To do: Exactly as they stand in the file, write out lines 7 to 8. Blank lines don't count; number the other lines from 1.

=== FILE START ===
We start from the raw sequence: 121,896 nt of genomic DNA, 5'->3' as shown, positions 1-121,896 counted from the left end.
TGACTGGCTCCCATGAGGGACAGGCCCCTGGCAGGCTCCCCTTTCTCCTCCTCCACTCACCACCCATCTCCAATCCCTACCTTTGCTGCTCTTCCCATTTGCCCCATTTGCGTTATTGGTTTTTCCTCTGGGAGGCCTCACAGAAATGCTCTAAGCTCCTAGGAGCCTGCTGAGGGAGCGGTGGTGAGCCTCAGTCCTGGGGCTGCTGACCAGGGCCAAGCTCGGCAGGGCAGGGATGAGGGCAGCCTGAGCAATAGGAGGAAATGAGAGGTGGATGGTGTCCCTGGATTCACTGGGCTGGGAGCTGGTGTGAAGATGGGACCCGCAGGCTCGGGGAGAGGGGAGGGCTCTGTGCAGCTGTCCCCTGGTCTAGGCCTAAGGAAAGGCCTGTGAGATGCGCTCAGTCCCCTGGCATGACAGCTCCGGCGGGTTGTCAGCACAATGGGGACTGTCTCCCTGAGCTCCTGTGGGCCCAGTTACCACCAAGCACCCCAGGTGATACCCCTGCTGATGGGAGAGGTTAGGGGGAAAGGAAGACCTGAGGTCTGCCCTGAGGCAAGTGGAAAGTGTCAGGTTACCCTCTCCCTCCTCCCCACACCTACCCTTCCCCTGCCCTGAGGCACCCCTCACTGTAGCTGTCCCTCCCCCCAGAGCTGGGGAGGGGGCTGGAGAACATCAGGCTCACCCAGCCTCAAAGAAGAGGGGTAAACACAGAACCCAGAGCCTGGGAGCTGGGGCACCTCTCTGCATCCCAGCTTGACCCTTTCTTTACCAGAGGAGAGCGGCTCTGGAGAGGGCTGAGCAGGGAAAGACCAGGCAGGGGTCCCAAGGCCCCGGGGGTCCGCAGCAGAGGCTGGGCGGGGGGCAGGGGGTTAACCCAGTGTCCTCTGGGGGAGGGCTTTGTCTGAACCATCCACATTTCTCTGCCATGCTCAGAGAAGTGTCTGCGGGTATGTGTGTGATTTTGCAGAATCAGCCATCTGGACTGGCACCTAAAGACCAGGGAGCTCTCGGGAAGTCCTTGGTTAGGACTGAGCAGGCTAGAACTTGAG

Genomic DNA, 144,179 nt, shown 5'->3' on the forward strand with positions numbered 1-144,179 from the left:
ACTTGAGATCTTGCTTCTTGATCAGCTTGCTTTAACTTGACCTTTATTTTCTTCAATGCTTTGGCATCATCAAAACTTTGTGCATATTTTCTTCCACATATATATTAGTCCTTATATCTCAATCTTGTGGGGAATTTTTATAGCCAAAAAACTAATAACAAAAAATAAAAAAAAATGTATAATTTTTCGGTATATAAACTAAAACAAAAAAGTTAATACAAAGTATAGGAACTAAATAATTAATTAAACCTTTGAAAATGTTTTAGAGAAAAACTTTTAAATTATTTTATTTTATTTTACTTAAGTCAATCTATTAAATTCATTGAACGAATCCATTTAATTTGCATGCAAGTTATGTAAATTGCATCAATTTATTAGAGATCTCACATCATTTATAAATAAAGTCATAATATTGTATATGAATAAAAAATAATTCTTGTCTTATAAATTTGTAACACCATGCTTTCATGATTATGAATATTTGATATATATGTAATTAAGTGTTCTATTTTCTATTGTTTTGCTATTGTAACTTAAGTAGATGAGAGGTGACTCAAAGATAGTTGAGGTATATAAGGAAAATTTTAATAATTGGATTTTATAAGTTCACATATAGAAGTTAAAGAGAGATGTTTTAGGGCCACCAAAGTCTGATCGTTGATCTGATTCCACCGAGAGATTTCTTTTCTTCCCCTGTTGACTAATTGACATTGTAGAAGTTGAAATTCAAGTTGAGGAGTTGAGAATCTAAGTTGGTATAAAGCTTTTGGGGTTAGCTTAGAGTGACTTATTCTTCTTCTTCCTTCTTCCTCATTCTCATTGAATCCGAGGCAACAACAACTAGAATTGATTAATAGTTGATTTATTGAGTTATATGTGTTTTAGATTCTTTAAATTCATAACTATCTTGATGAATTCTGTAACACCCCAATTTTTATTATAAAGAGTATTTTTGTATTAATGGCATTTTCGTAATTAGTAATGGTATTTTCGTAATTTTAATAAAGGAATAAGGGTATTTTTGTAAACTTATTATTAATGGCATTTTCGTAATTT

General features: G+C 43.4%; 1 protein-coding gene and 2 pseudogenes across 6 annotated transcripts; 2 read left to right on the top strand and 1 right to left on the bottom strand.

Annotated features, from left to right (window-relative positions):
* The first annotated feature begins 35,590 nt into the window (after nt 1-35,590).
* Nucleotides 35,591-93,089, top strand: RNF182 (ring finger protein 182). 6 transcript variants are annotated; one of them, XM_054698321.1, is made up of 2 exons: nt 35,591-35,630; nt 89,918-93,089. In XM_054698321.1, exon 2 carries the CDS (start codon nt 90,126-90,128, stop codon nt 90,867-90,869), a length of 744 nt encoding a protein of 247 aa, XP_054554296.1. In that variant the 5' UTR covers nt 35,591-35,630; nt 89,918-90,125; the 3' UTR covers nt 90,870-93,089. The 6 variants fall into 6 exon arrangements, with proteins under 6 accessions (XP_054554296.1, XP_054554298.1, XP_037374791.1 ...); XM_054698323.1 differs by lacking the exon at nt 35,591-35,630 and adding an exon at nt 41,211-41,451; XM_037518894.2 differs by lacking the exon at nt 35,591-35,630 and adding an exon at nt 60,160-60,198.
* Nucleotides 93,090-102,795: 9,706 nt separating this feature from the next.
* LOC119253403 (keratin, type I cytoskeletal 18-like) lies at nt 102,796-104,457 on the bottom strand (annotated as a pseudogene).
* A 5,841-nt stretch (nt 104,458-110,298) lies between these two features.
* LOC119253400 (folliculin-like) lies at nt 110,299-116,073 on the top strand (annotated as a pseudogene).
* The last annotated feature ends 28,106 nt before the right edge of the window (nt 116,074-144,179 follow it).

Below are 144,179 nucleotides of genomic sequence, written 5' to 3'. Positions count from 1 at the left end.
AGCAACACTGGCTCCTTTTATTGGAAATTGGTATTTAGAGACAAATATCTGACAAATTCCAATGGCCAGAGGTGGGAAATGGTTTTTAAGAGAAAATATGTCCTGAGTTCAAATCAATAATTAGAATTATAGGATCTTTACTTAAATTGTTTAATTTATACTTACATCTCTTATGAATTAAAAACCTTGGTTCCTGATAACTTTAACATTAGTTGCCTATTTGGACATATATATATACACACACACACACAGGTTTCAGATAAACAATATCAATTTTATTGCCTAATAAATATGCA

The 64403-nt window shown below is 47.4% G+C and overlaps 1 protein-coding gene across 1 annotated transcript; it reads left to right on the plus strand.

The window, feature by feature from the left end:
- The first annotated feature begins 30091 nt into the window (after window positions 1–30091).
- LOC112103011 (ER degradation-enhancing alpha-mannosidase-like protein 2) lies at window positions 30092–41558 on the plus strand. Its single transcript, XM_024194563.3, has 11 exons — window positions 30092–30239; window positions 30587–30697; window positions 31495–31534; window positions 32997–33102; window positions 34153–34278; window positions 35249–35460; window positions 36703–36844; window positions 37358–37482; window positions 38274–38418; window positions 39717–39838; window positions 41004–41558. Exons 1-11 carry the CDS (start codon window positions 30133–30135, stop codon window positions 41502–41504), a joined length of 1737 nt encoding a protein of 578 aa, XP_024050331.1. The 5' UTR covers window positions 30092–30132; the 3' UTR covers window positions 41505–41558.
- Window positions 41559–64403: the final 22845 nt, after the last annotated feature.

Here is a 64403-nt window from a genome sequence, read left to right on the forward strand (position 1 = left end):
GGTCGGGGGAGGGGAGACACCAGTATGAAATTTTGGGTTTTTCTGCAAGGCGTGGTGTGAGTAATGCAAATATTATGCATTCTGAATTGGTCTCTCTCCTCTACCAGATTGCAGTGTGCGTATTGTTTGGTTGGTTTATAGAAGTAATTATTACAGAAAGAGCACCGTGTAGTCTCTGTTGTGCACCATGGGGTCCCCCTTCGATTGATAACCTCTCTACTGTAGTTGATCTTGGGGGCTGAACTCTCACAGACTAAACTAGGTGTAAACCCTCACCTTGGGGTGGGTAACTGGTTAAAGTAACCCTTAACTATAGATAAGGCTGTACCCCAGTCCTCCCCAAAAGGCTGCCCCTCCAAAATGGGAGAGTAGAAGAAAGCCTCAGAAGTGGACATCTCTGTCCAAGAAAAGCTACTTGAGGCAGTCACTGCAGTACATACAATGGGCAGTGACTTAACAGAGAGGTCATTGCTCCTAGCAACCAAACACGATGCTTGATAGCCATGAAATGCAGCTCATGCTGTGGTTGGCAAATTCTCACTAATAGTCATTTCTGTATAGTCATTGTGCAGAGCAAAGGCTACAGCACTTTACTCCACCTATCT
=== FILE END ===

* The first annotated feature begins 35,590 nt into the window (after nt 1-35,590).
* Nucleotides 35,591-93,089, top strand: RNF182 (ring finger protein 182). 6 transcript variants are annotated; one of them, XM_054698321.1, is made up of 2 exons: nt 35,591-35,630; nt 89,918-93,089. In XM_054698321.1, exon 2 carries the CDS (start codon nt 90,126-90,128, stop codon nt 90,867-90,869), a length of 744 nt encoding a protein of 247 aa, XP_054554296.1. In that variant the 5' UTR covers nt 35,591-35,630; nt 89,918-90,125; the 3' UTR covers nt 90,870-93,089. The 6 variants fall into 6 exon arrangements, with proteins under 6 accessions (XP_054554296.1, XP_054554298.1, XP_037374791.1 ...); XM_054698323.1 differs by lacking the exon at nt 35,591-35,630 and adding an exon at nt 41,211-41,451; XM_037518894.2 differs by lacking the exon at nt 35,591-35,630 and adding an exon at nt 60,160-60,198.